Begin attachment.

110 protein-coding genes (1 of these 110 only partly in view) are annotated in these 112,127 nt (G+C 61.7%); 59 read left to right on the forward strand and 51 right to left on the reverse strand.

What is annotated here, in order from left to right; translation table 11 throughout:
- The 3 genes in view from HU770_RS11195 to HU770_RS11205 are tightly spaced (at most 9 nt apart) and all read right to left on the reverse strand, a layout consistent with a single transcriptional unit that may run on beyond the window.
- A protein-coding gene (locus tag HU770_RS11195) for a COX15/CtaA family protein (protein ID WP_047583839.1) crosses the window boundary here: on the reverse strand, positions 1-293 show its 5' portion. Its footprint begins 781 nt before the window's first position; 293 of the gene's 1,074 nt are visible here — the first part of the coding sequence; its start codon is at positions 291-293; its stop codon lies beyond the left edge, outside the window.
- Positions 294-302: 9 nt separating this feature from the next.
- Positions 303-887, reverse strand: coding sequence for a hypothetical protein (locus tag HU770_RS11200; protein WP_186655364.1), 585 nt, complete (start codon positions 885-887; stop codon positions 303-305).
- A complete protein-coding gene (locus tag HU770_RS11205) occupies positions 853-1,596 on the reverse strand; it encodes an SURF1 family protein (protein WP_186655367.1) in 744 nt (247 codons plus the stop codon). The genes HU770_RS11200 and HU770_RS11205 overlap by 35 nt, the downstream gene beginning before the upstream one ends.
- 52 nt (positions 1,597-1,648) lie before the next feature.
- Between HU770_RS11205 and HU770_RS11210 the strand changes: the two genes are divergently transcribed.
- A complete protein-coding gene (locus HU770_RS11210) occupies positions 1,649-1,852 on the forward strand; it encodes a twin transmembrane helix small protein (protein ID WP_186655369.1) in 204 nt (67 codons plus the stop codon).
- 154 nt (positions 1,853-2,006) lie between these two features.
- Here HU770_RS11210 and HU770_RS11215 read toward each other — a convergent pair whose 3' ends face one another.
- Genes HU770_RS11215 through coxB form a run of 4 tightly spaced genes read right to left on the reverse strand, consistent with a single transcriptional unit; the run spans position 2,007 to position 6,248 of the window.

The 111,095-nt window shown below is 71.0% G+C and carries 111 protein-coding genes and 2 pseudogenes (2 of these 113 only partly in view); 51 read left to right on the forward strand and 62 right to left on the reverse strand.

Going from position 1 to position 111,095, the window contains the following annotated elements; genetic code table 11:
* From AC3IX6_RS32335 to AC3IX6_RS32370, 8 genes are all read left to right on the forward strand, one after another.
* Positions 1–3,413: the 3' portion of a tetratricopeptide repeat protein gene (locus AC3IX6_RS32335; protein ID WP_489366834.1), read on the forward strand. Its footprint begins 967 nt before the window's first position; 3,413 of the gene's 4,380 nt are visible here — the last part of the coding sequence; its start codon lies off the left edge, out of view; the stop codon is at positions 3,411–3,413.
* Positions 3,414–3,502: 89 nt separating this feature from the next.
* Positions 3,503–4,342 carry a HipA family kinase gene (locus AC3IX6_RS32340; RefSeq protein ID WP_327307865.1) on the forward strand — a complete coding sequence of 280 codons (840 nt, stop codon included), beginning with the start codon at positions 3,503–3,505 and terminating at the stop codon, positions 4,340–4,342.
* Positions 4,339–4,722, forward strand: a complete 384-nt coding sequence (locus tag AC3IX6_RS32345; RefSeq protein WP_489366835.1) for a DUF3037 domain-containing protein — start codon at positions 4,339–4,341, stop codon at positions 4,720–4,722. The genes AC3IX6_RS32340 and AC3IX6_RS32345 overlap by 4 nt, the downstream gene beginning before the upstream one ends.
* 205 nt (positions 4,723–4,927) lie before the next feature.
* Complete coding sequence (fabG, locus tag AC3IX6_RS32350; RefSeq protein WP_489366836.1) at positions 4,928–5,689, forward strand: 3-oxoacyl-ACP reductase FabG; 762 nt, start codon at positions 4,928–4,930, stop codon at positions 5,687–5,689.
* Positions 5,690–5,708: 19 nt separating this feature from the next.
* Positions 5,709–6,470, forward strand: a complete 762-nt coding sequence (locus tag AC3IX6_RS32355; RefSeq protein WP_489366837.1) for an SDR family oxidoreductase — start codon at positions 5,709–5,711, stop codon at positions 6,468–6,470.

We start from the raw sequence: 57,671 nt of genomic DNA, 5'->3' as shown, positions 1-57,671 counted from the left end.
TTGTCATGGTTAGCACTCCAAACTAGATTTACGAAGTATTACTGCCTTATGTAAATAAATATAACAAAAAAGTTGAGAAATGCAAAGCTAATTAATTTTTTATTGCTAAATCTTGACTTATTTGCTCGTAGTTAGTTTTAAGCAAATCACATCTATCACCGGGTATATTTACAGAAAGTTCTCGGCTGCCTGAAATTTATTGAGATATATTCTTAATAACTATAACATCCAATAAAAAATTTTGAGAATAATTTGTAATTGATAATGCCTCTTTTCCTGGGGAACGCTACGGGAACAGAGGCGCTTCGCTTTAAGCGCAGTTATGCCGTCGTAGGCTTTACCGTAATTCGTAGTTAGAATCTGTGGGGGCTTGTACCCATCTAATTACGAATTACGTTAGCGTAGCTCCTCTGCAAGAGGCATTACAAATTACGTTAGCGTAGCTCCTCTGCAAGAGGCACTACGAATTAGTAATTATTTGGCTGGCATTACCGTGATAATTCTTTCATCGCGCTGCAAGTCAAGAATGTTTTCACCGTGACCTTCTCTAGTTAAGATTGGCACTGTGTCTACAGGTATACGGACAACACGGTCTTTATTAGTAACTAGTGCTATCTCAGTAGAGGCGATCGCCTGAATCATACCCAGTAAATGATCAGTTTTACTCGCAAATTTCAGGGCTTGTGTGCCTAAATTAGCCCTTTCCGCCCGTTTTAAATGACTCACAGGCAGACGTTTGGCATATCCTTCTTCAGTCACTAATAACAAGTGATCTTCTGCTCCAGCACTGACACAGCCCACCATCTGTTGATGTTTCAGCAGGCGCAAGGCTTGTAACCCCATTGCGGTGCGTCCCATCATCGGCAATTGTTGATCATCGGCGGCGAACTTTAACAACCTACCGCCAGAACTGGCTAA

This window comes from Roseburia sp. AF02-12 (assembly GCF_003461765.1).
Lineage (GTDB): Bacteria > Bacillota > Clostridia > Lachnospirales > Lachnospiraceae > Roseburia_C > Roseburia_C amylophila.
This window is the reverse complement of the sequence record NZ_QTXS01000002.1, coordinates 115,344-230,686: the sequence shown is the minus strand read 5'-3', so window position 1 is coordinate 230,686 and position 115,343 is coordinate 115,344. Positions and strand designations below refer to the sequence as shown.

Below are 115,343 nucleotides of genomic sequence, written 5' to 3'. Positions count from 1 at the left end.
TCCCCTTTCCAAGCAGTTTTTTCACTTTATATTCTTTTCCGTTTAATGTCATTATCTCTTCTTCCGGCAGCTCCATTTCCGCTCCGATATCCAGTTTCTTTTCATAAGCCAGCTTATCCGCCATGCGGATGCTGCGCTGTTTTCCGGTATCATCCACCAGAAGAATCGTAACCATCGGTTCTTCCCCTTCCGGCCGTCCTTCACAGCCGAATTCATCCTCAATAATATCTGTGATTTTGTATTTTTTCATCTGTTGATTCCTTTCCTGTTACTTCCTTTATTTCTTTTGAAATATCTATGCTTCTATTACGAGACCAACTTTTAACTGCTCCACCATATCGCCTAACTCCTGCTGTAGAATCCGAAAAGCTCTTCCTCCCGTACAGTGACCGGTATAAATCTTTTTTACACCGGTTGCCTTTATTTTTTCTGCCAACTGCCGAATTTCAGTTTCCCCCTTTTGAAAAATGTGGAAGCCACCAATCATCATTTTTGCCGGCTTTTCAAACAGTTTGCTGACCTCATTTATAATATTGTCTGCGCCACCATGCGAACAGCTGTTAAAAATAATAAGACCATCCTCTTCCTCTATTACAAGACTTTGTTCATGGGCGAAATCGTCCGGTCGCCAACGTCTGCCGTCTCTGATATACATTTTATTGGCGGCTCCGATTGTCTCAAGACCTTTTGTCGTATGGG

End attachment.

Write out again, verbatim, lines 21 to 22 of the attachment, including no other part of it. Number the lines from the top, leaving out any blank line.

* 205 nt (positions 4,723–4,927) lie before the next feature.
* Complete coding sequence (fabG, locus tag AC3IX6_RS32350; RefSeq protein WP_489366836.1) at positions 4,928–5,689, forward strand: 3-oxoacyl-ACP reductase FabG; 762 nt, start codon at positions 4,928–4,930, stop codon at positions 5,687–5,689.